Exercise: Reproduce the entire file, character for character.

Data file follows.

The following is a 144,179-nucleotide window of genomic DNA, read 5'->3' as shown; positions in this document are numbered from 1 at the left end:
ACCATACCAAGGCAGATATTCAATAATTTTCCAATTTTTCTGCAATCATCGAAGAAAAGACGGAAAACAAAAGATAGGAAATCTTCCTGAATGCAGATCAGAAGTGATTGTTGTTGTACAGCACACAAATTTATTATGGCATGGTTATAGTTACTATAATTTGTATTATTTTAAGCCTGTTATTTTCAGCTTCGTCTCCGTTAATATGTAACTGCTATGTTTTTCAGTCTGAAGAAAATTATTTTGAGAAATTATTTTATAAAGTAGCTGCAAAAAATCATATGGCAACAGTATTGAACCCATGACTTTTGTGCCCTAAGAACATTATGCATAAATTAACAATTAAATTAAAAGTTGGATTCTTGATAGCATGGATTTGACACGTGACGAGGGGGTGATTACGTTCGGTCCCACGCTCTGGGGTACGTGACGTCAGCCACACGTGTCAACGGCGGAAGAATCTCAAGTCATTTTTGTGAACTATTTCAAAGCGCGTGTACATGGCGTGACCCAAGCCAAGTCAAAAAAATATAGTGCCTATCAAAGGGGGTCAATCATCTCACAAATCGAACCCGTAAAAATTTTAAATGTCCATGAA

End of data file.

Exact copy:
The following is a 144,179-nucleotide window of genomic DNA, read 5'->3' as shown; positions in this document are numbered from 1 at the left end:
ACCATACCAAGGCAGATATTCAATAATTTTCCAATTTTTCTGCAATCATCGAAGAAAAGACGGAAAACAAAAGATAGGAAATCTTCCTGAATGCAGATCAGAAGTGATTGTTGTTGTACAGCACACAAATTTATTATGGCATGGTTATAGTTACTATAATTTGTATTATTTTAAGCCTGTTATTTTCAGCTTCGTCTCCGTTAATATGTAACTGCTATGTTTTTCAGTCTGAAGAAAATTATTTTGAGAAATTATTTTATAAAGTAGCTGCAAAAAATCATATGGCAACAGTATTGAACCCATGACTTTTGTGCCCTAAGAACATTATGCATAAATTAACAATTAAATTAAAAGTTGGATTCTTGATAGCATGGATTTGACACGTGACGAGGGGGTGATTACGTTCGGTCCCACGCTCTGGGGTACGTGACGTCAGCCACACGTGTCAACGGCGGAAGAATCTCAAGTCATTTTTGTGAACTATTTCAAAGCGCGTGTACATGGCGTGACCCAAGCCAAGTCAAAAAAATATAGTGCCTATCAAAGGGGGTCAATCATCTCACAAATCGAACCCGTAAAAATTTTAAATGTCCATGAA